Out of the corner of my eye I see them. By rote, my feet steer to the table housing the red, brown, green and gold painted balsa wood configurations. I walk directly up to the festive card table in the middle of the green house filled with Poinsettias. I know people are milling. I see no one.
Bending down, I bring myself eye to eye with the miniscule faces, Christmas trees, stars, nativity animals and assorted Weihnachtliche scenes. The outdoor scenes leap out at me. Diminutive sheep and deer hand painted in white and brown graze on the tiny spikes of green wooden grass. Their eyes are the size of the dot on a manuscript, marked with a .7 pen. I see the brown and black hands of the painters, on the work benches in small German villages. It suddenly smells of Lebkuchen spices cinnamon, allspice, cloves and nutmeg. Half sized electric lights glow behind the balsa warming the cold noses and hooves.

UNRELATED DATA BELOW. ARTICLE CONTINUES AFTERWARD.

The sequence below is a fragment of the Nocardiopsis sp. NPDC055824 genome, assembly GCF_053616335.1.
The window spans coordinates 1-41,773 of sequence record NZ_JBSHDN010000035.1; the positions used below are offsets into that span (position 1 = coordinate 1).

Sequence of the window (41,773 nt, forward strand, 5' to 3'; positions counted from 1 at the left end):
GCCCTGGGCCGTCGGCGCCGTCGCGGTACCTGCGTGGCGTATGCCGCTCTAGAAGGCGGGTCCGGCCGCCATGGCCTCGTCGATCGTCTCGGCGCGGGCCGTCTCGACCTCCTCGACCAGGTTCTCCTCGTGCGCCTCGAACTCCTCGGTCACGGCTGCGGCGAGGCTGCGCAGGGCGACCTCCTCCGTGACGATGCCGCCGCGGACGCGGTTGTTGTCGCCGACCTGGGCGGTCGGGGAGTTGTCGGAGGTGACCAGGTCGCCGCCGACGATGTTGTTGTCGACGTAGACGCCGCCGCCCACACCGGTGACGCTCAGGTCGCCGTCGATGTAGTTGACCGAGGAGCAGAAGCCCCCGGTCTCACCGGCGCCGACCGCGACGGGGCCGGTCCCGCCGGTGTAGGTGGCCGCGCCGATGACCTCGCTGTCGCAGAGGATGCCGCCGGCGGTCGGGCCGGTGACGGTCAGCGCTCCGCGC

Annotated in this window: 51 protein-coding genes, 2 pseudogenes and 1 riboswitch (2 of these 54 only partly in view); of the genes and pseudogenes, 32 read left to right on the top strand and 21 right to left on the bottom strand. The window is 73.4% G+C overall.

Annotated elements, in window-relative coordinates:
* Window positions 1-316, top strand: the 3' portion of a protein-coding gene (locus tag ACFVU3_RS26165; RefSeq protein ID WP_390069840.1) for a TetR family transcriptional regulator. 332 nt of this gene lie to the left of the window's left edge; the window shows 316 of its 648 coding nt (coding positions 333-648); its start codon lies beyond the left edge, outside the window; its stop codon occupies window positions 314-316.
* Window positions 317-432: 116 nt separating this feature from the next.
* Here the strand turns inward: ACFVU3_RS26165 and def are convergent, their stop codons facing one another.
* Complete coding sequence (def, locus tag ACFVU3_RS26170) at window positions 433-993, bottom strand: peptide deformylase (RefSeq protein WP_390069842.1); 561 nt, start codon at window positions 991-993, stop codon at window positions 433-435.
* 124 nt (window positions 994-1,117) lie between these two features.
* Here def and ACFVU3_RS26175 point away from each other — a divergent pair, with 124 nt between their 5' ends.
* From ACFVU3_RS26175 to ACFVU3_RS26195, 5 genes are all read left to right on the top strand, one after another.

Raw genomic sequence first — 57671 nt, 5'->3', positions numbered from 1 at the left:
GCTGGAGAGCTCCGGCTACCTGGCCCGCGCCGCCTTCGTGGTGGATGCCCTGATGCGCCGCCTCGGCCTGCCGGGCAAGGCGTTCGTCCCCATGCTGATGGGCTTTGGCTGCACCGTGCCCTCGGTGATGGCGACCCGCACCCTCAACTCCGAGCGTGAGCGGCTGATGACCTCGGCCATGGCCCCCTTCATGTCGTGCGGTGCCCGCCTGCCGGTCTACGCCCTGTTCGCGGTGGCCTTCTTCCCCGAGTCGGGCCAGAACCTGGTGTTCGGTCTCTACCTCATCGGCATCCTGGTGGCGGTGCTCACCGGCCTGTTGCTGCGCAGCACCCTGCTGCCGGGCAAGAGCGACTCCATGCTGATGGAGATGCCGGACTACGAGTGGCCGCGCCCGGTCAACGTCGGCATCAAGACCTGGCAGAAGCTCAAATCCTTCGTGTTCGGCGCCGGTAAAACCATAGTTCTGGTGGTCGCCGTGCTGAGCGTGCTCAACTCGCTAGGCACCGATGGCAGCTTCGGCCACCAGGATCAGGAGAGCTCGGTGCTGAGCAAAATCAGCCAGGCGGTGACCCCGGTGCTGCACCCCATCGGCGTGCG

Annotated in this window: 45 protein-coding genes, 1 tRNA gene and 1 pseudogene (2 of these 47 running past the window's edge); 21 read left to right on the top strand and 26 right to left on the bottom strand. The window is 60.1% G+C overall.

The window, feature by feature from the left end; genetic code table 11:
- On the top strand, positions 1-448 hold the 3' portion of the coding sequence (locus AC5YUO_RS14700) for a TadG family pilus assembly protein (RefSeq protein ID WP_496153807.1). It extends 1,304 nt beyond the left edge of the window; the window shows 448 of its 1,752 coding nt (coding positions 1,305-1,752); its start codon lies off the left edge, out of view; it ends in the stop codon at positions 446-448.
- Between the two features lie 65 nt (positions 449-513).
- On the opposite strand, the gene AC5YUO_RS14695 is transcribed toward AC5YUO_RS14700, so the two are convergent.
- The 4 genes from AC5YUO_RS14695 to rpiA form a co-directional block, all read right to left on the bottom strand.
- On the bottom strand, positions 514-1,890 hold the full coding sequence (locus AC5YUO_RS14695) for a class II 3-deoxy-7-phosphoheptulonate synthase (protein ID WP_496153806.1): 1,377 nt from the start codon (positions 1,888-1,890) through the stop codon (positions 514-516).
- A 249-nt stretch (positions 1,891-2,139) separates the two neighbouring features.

The Christmas market stalls are stuffed with holiday items you can only find this time of year in these places. The Stuttgart market is one of the largest in Southern Germany. My grandmother and I travel via bus, streetcar and foot to arrive there in the late afternoon. The light evaporates leaving a moment of emptiness, making space for the rooftop stall lights to scallop across the December night sky. We pick an aisle and begin. Momentarily, walking past the balsa wood advent houses, we land at the Gebrannte Mandeln hut. The smells of cinnamon, vanilla and allspice saturate the arising steam. The man inside the hut holds out his woolen moss green handwarmers and hands us a paper cone of warm almonds from the heated display. Sechs Euro bitte. I bite down on the warm, crisp exterior, delivery to a softened sweet inside.
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